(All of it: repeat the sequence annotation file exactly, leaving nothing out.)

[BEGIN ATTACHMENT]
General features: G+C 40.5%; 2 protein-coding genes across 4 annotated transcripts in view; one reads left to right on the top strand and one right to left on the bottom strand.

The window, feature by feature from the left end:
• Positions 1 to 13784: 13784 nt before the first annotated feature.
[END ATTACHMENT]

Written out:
General features: G+C 40.5%; 2 protein-coding genes across 4 annotated transcripts in view; one reads left to right on the top strand and one right to left on the bottom strand.

The window, feature by feature from the left end:
• Positions 1 to 13784: 13784 nt before the first annotated feature.